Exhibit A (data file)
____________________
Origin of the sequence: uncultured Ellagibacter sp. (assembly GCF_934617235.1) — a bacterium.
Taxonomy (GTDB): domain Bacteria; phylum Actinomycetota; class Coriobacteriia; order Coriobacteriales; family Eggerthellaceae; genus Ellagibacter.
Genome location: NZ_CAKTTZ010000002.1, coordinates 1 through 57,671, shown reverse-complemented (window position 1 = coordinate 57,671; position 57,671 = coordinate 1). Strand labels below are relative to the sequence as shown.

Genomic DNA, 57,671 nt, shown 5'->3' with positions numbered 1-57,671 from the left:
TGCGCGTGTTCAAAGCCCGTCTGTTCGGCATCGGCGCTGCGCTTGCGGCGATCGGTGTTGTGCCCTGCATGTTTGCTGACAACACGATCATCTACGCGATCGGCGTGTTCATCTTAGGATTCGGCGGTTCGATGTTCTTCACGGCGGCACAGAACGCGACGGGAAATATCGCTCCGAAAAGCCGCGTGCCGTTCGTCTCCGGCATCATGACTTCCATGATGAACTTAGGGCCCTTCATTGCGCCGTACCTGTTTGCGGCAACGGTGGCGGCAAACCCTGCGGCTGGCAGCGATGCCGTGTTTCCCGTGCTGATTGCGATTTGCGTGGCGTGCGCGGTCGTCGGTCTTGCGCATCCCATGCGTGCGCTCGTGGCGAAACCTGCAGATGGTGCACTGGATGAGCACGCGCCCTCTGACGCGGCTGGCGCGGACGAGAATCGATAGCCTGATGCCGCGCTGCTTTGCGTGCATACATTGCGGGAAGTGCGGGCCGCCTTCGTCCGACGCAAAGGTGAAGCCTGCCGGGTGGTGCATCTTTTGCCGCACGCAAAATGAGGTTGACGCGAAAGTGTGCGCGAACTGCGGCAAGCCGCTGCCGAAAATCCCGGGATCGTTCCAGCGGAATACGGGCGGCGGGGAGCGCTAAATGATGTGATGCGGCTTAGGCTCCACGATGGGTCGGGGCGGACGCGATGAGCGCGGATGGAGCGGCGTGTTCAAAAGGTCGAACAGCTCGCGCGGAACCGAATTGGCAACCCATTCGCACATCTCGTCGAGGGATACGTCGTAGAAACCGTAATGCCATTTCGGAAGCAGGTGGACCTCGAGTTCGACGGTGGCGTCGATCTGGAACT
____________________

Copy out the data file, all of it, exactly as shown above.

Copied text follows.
Origin of the sequence: uncultured Ellagibacter sp. (assembly GCF_934617235.1) — a bacterium.
Taxonomy (GTDB): domain Bacteria; phylum Actinomycetota; class Coriobacteriia; order Coriobacteriales; family Eggerthellaceae; genus Ellagibacter.
Genome location: NZ_CAKTTZ010000002.1, coordinates 1 through 57,671, shown reverse-complemented (window position 1 = coordinate 57,671; position 57,671 = coordinate 1). Strand labels below are relative to the sequence as shown.

Genomic DNA, 57,671 nt, shown 5'->3' with positions numbered 1-57,671 from the left:
TGCGCGTGTTCAAAGCCCGTCTGTTCGGCATCGGCGCTGCGCTTGCGGCGATCGGTGTTGTGCCCTGCATGTTTGCTGACAACACGATCATCTACGCGATCGGCGTGTTCATCTTAGGATTCGGCGGTTCGATGTTCTTCACGGCGGCACAGAACGCGACGGGAAATATCGCTCCGAAAAGCCGCGTGCCGTTCGTCTCCGGCATCATGACTTCCATGATGAACTTAGGGCCCTTCATTGCGCCGTACCTGTTTGCGGCAACGGTGGCGGCAAACCCTGCGGCTGGCAGCGATGCCGTGTTTCCCGTGCTGATTGCGATTTGCGTGGCGTGCGCGGTCGTCGGTCTTGCGCATCCCATGCGTGCGCTCGTGGCGAAACCTGCAGATGGTGCACTGGATGAGCACGCGCCCTCTGACGCGGCTGGCGCGGACGAGAATCGATAGCCTGATGCCGCGCTGCTTTGCGTGCATACATTGCGGGAAGTGCGGGCCGCCTTCGTCCGACGCAAAGGTGAAGCCTGCCGGGTGGTGCATCTTTTGCCGCACGCAAAATGAGGTTGACGCGAAAGTGTGCGCGAACTGCGGCAAGCCGCTGCCGAAAATCCCGGGATCGTTCCAGCGGAATACGGGCGGCGGGGAGCGCTAAATGATGTGATGCGGCTTAGGCTCCACGATGGGTCGGGGCGGACGCGATGAGCGCGGATGGAGCGGCGTGTTCAAAAGGTCGAACAGCTCGCGCGGAACCGAATTGGCAACCCATTCGCACATCTCGTCGAGGGATACGTCGTAGAAACCGTAATGCCATTTCGGAAGCAGGTGGACCTCGAGTTCGACGGTGGCGTCGATCTGGAACT